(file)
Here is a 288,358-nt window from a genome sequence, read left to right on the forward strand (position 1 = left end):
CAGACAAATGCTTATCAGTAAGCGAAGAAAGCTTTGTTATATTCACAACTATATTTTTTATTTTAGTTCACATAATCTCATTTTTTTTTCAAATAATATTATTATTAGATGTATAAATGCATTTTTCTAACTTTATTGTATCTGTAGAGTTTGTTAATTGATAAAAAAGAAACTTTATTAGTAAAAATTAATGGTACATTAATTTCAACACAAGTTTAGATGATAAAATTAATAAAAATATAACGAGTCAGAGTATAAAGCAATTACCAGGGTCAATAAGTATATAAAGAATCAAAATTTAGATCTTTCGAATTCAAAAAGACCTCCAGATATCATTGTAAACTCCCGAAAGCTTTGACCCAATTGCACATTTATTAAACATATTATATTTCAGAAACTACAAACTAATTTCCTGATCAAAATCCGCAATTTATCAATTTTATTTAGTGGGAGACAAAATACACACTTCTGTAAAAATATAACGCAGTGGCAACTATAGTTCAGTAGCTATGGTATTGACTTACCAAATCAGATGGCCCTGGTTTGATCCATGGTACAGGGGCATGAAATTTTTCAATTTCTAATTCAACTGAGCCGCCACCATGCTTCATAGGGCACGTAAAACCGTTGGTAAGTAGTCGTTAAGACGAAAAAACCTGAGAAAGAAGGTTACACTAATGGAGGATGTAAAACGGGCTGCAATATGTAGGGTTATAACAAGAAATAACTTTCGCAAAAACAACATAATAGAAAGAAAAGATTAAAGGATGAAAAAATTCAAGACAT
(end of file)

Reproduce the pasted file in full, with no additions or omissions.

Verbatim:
Here is a 288,358-nt window from a genome sequence, read left to right on the forward strand (position 1 = left end):
CAGACAAATGCTTATCAGTAAGCGAAGAAAGCTTTGTTATATTCACAACTATATTTTTTATTTTAGTTCACATAATCTCATTTTTTTTTCAAATAATATTATTATTAGATGTATAAATGCATTTTTCTAACTTTATTGTATCTGTAGAGTTTGTTAATTGATAAAAAAGAAACTTTATTAGTAAAAATTAATGGTACATTAATTTCAACACAAGTTTAGATGATAAAATTAATAAAAATATAACGAGTCAGAGTATAAAGCAATTACCAGGGTCAATAAGTATATAAAGAATCAAAATTTAGATCTTTCGAATTCAAAAAGACCTCCAGATATCATTGTAAACTCCCGAAAGCTTTGACCCAATTGCACATTTATTAAACATATTATATTTCAGAAACTACAAACTAATTTCCTGATCAAAATCCGCAATTTATCAATTTTATTTAGTGGGAGACAAAATACACACTTCTGTAAAAATATAACGCAGTGGCAACTATAGTTCAGTAGCTATGGTATTGACTTACCAAATCAGATGGCCCTGGTTTGATCCATGGTACAGGGGCATGAAATTTTTCAATTTCTAATTCAACTGAGCCGCCACCATGCTTCATAGGGCACGTAAAACCGTTGGTAAGTAGTCGTTAAGACGAAAAAACCTGAGAAAGAAGGTTACACTAATGGAGGATGTAAAACGGGCTGCAATATGTAGGGTTATAACAAGAAATAACTTTCGCAAAAACAACATAATAGAAAGAAAAGATTAAAGGATGAAAAAATTCAAGACAT